With the team assembled, they formed MAUI63 as a not-for-profit. They soon had support from WWF who opened up an opportunity for van der Boon to go to Wellington to pitch their venture to the CEO of the Ministry for Primary Industries. From there, they gained support from commercial fishing companies Sanford and Moana.

the team prep the drone.
The team preps a drone to scan the waters for dolphins.

The plight of the Māui dolphin has gained international attention. In 2020, there was the threat of the United States banning imports of New Zealand seafood in response to perceived inaction around the Māui dolphin population crisis that would put at risk around $200 million in trade agreements.

Earlier this year New Zealand came under scrutiny from the International Whaling Commission (IWC), the global intergovernmental body charged with the conservation and management of whales consisting of representatives from around 80 countries. The IWC is now asking a group of scientists to peer review New Zealand’s risk model for the Māui dolphin.

Wang says that the Māui dolphin is of concern to everyone as the proverbial canary in the mine. They have consulted widely with everyone from West Coast and Auckland iwi to commercial fishing operators around support for conservation efforts. “The dolphin is a key indicator of marine health as they’re at the apex of marine biology. The fishing guys know this – that once the dolphin is gone, it shows the health of the ocean is in severe jeopardy. A thriving ocean is important to them as well.

Our combination of drone and AI technology also has potential application for monitoring water health.”

Mother and baby dophin.
A dolphin mother shepherds her baby.

The MAUI63 team are currently working on an app with a back-end dashboard as well as a second citizen science app for the public’s use to help contribute data.

Longer term they aim to have drones in both the North and South Islands doing continuous monitoring and want to ensure that other countries are enabled to protect marine life.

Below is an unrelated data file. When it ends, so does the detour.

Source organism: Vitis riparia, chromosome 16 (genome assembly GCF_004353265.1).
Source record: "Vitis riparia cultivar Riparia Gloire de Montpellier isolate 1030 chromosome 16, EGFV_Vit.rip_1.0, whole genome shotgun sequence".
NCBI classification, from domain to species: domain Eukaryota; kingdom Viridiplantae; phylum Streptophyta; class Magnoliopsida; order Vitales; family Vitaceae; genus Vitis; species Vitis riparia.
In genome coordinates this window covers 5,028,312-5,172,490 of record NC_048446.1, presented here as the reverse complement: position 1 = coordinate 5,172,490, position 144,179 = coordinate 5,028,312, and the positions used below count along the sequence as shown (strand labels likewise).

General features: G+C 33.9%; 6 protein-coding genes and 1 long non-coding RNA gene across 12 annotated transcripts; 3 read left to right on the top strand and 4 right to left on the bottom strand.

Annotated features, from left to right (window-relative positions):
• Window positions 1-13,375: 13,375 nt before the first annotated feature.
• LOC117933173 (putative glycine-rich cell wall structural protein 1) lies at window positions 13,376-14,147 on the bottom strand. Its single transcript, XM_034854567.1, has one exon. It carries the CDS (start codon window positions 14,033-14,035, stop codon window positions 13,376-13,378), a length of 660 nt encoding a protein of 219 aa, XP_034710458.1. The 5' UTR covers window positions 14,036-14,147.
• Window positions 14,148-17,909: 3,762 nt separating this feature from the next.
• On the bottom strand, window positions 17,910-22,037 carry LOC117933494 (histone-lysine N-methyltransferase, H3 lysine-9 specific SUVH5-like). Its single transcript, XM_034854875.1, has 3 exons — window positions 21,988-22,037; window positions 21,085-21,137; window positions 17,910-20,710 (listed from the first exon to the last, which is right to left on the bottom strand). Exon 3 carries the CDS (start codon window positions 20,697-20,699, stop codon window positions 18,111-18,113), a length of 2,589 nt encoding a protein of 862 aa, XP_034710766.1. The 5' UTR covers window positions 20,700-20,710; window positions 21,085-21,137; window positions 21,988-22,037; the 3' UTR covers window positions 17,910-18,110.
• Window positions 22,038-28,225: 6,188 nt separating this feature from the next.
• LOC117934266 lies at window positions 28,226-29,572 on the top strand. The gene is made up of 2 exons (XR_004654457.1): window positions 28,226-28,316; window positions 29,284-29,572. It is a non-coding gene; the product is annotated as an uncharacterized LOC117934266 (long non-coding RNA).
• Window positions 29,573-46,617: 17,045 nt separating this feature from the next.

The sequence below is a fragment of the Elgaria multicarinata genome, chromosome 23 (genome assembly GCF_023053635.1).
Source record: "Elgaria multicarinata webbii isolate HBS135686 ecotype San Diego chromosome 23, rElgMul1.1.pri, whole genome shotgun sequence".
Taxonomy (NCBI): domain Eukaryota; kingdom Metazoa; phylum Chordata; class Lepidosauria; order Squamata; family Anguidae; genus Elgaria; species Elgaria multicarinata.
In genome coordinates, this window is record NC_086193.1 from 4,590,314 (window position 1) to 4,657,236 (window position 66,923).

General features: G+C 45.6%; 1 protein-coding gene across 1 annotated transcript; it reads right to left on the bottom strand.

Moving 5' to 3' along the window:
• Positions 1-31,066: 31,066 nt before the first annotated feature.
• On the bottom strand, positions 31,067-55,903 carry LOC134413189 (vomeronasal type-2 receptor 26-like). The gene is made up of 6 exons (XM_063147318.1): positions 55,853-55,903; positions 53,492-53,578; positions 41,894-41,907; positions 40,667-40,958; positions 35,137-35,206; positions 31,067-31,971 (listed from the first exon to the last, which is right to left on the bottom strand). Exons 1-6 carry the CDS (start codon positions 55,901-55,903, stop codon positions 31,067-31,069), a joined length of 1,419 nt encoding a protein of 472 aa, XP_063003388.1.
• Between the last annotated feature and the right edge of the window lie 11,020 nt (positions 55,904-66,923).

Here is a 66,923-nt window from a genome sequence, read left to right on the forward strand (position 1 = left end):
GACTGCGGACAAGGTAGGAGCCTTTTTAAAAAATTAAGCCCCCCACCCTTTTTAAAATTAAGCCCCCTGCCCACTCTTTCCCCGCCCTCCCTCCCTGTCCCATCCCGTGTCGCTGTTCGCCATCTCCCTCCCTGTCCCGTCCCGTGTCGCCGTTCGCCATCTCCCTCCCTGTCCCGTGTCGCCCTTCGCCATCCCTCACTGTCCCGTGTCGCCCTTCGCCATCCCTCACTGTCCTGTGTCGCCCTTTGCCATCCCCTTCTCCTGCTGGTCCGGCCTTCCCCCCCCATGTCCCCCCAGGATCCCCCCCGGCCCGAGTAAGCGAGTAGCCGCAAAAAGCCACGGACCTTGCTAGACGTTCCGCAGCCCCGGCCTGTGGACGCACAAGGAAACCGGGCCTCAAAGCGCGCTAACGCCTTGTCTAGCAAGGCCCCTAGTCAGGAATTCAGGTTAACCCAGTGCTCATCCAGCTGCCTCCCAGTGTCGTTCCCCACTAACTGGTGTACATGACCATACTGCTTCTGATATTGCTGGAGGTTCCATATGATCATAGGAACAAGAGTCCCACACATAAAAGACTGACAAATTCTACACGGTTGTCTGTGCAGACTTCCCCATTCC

van der Boon says “Our goal is to make data publicly available so that data-driven decisions can be made on how to protect species. We chose the hardest thing first – trying to spot dolphins in the ocean is like trying to spot a needle in a haystack.

But if we crack this then the technology can be applied to help save other marine mammals. On an international scale, the big ambitious goal is to have data coming in from everywhere available in one place to pull insights from.”

The team behind MAUI63 are now recognised as world-leading innovators and have been approached around a trip to Antarctica towards the end of the year to do some work for the EU Environmental Council to explore the impact of ice breakers on marine mammals and the ocean.

van der Boon says, “We’ve had lots of opportunities but we’re trying to stay true to our core mission of protecting the Māui dolphin, and we’ll be focused on nailing that before going too much further.”

Mātātaki | The Challenge is a continuing series from the University of Auckland about how our researchers tackle some of the world's biggest challenges. Challenge articles are available for republication. Article first published by the Centre for Innovation and Entrepreneurship at the Business School, Waipapa Taumata Rau, University of Auckland.

Media contact
Gilbert Wong | Research Communications manager